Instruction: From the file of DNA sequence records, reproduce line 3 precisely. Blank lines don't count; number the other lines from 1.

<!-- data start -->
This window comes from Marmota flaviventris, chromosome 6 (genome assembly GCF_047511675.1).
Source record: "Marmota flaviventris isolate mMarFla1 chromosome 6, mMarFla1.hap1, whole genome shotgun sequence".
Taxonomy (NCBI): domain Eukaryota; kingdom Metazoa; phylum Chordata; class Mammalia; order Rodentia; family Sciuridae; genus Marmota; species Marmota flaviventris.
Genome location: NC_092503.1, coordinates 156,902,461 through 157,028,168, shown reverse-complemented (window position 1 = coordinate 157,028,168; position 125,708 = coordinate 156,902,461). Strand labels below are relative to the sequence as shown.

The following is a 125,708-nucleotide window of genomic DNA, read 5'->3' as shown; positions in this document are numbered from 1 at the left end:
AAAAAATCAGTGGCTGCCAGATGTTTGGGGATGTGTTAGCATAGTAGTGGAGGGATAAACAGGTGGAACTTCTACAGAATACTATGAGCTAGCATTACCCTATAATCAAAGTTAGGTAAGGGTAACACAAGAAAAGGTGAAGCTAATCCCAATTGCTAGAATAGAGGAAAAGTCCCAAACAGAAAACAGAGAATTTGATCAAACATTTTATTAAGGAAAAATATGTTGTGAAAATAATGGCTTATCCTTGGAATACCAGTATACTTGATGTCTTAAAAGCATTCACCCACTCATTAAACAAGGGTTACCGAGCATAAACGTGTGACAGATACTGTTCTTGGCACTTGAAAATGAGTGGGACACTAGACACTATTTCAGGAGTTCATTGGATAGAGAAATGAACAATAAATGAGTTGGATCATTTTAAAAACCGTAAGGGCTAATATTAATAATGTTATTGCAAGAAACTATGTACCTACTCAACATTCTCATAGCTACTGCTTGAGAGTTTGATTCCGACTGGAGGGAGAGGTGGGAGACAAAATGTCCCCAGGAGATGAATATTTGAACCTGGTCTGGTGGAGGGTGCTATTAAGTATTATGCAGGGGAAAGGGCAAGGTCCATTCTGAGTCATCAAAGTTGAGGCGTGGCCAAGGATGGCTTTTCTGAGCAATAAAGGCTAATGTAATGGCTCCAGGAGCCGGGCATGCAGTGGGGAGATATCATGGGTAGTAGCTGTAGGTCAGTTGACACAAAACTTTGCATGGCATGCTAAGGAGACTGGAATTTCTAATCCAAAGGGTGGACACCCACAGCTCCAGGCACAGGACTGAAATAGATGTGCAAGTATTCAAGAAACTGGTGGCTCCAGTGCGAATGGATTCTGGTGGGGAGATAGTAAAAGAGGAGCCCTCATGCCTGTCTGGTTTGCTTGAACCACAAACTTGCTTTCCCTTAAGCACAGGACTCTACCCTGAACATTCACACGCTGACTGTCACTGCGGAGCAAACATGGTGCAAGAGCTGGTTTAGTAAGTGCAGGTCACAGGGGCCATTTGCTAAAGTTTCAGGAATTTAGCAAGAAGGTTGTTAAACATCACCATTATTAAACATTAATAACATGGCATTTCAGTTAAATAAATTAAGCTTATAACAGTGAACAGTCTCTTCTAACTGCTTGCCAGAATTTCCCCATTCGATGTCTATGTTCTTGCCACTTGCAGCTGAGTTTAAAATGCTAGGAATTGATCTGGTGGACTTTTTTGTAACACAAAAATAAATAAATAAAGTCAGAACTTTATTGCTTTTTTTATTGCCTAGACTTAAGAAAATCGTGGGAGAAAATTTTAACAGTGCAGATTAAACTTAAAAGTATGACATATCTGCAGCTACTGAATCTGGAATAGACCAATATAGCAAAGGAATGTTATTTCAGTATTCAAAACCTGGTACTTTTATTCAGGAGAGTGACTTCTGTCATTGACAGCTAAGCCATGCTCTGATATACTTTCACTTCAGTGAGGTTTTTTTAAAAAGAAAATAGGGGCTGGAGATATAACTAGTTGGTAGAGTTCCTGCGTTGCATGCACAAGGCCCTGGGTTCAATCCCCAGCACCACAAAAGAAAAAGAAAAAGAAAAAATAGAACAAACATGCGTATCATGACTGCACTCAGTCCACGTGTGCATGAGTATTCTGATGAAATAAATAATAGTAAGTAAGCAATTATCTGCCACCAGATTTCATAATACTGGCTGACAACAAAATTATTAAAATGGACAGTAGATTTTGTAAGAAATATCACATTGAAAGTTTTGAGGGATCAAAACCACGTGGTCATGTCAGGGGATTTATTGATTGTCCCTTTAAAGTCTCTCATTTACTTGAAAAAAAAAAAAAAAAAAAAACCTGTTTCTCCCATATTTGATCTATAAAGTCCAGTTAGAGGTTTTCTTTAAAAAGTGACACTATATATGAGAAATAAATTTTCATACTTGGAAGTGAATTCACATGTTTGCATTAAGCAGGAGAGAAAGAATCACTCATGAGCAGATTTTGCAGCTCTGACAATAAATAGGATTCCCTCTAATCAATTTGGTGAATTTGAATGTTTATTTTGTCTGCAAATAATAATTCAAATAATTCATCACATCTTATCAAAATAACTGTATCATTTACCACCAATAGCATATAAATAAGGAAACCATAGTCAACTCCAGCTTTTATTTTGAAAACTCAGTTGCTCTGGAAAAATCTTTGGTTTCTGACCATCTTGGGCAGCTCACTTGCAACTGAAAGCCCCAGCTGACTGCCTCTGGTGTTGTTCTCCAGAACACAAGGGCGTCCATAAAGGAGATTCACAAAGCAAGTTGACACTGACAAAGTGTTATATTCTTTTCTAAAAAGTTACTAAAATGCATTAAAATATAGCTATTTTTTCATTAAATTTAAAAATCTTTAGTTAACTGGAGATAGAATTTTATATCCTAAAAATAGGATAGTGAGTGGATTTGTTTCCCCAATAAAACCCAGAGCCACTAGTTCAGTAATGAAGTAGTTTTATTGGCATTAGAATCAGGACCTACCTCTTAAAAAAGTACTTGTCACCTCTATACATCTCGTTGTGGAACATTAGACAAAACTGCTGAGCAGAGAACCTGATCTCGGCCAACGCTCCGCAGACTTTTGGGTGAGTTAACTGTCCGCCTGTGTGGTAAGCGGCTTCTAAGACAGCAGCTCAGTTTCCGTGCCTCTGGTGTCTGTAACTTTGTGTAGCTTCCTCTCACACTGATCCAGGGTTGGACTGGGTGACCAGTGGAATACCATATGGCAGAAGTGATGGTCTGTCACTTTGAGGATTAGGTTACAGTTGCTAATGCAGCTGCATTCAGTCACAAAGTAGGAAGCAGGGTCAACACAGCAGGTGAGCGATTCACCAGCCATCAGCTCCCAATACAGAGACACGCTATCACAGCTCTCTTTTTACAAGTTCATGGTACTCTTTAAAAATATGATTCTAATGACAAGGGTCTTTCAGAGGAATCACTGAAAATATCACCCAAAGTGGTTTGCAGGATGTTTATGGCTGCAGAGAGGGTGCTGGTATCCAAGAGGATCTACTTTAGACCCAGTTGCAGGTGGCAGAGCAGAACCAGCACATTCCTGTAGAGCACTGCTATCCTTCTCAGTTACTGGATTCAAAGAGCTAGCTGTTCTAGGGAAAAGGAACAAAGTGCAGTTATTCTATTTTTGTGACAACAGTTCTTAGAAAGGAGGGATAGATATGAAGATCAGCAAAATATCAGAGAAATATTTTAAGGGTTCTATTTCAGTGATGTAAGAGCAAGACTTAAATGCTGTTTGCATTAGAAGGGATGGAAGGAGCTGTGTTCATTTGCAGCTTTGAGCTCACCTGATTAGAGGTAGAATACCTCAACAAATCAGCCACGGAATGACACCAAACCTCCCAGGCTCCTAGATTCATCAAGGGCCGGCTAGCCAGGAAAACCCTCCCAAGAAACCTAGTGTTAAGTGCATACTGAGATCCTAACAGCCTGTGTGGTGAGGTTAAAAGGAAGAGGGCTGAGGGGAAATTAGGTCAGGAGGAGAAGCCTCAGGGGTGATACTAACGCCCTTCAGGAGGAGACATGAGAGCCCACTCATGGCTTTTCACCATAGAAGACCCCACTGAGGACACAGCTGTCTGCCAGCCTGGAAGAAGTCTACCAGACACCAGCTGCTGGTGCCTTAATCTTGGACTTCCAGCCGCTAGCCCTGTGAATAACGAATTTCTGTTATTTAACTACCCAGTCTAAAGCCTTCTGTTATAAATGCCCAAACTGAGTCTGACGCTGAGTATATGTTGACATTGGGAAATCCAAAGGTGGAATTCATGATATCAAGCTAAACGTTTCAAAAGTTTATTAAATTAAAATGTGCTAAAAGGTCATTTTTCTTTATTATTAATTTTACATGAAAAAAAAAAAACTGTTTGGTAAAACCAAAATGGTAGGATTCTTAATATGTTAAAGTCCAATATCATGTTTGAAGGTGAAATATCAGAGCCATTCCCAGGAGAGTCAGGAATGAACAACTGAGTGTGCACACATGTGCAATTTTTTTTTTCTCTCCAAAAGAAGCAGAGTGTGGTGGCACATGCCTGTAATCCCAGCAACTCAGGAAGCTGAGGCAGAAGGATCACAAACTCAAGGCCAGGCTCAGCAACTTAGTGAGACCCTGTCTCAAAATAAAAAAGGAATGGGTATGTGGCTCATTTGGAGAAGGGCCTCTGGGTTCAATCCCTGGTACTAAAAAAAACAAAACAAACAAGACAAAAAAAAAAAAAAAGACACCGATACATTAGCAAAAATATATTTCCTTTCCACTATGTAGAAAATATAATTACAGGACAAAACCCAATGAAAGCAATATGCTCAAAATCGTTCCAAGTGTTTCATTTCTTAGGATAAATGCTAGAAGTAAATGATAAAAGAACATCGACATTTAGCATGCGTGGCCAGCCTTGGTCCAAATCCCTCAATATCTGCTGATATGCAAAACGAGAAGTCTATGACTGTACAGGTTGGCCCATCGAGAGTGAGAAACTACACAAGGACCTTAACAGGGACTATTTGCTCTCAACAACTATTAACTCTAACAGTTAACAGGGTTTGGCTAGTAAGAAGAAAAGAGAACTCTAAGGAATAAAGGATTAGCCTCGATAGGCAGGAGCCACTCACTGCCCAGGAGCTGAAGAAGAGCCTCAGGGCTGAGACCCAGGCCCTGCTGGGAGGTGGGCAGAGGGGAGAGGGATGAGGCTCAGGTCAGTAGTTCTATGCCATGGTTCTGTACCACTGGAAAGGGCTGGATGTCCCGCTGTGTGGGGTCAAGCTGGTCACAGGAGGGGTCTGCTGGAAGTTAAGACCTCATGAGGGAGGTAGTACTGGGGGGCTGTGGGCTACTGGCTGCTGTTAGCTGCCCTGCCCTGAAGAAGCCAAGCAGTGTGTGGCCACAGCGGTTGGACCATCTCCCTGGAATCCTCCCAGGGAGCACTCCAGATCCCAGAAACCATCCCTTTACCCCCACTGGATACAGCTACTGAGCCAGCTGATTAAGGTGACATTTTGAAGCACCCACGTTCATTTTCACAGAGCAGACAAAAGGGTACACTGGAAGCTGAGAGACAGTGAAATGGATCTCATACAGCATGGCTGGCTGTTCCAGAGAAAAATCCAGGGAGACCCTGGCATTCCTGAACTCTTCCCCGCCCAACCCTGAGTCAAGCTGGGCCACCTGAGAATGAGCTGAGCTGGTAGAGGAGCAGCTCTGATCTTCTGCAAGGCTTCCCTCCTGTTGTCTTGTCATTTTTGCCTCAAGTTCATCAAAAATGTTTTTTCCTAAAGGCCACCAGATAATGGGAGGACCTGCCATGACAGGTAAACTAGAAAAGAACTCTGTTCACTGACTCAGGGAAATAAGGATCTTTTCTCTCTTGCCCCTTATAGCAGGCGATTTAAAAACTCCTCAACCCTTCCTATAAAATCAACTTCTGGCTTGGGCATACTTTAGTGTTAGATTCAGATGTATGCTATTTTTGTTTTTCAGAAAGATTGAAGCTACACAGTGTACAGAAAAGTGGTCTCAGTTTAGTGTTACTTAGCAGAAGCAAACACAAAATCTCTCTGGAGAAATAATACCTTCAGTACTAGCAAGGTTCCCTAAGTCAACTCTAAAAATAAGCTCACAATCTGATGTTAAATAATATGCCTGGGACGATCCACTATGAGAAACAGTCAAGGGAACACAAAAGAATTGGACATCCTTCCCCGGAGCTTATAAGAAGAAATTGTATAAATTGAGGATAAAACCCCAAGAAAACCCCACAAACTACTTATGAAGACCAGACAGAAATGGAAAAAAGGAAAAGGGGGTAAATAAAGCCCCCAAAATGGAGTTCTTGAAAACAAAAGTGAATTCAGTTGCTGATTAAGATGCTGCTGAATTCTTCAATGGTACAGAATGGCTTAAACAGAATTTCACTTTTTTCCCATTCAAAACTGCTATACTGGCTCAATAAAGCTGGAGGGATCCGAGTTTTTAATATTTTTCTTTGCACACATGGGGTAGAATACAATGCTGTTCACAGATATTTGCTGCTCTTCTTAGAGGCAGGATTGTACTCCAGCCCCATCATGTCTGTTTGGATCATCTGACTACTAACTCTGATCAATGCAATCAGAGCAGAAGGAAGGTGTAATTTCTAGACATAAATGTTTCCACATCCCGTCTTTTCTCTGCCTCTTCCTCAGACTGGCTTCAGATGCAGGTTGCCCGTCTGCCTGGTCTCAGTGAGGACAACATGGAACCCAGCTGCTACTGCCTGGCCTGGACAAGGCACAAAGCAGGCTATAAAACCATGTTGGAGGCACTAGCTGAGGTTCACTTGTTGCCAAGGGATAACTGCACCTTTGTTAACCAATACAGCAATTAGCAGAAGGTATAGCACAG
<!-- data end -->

Taxonomy (NCBI): domain Eukaryota; kingdom Metazoa; phylum Chordata; class Mammalia; order Rodentia; family Sciuridae; genus Marmota; species Marmota flaviventris.